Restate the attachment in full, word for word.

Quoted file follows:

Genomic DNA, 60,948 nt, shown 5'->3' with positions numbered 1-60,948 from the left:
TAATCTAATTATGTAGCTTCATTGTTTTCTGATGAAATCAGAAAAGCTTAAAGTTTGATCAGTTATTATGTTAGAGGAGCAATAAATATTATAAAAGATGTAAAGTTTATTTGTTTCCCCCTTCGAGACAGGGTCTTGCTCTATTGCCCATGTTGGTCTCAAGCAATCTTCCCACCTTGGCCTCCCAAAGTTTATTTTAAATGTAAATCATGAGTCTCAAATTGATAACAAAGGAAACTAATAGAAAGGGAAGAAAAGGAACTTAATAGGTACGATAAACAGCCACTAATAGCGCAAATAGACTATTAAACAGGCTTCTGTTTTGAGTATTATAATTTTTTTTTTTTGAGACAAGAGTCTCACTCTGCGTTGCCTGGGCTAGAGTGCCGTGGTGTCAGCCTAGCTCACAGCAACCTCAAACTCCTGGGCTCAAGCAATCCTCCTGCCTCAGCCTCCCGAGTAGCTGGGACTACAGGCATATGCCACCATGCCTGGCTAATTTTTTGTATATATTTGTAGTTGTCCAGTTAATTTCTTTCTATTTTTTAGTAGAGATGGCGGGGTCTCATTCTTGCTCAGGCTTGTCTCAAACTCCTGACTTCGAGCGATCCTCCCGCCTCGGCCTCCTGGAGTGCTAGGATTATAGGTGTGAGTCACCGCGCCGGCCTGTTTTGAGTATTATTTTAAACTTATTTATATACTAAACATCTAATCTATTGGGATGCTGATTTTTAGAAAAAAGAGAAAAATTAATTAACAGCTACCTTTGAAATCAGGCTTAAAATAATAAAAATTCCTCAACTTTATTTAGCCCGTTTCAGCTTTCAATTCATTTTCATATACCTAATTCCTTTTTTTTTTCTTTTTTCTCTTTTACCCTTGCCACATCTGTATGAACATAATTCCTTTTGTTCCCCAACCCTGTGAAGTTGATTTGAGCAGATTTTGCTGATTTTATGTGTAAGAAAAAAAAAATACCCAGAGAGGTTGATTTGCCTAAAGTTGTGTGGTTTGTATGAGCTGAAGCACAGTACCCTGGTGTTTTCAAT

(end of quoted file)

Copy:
Genomic DNA, 60,948 nt, shown 5'->3' with positions numbered 1-60,948 from the left:
TAATCTAATTATGTAGCTTCATTGTTTTCTGATGAAATCAGAAAAGCTTAAAGTTTGATCAGTTATTATGTTAGAGGAGCAATAAATATTATAAAAGATGTAAAGTTTATTTGTTTCCCCCTTCGAGACAGGGTCTTGCTCTATTGCCCATGTTGGTCTCAAGCAATCTTCCCACCTTGGCCTCCCAAAGTTTATTTTAAATGTAAATCATGAGTCTCAAATTGATAACAAAGGAAACTAATAGAAAGGGAAGAAAAGGAACTTAATAGGTACGATAAACAGCCACTAATAGCGCAAATAGACTATTAAACAGGCTTCTGTTTTGAGTATTATAATTTTTTTTTTTTGAGACAAGAGTCTCACTCTGCGTTGCCTGGGCTAGAGTGCCGTGGTGTCAGCCTAGCTCACAGCAACCTCAAACTCCTGGGCTCAAGCAATCCTCCTGCCTCAGCCTCCCGAGTAGCTGGGACTACAGGCATATGCCACCATGCCTGGCTAATTTTTTGTATATATTTGTAGTTGTCCAGTTAATTTCTTTCTATTTTTTAGTAGAGATGGCGGGGTCTCATTCTTGCTCAGGCTTGTCTCAAACTCCTGACTTCGAGCGATCCTCCCGCCTCGGCCTCCTGGAGTGCTAGGATTATAGGTGTGAGTCACCGCGCCGGCCTGTTTTGAGTATTATTTTAAACTTATTTATATACTAAACATCTAATCTATTGGGATGCTGATTTTTAGAAAAAAGAGAAAAATTAATTAACAGCTACCTTTGAAATCAGGCTTAAAATAATAAAAATTCCTCAACTTTATTTAGCCCGTTTCAGCTTTCAATTCATTTTCATATACCTAATTCCTTTTTTTTTTCTTTTTTCTCTTTTACCCTTGCCACATCTGTATGAACATAATTCCTTTTGTTCCCCAACCCTGTGAAGTTGATTTGAGCAGATTTTGCTGATTTTATGTGTAAGAAAAAAAAAATACCCAGAGAGGTTGATTTGCCTAAAGTTGTGTGGTTTGTATGAGCTGAAGCACAGTACCCTGGTGTTTTCAAT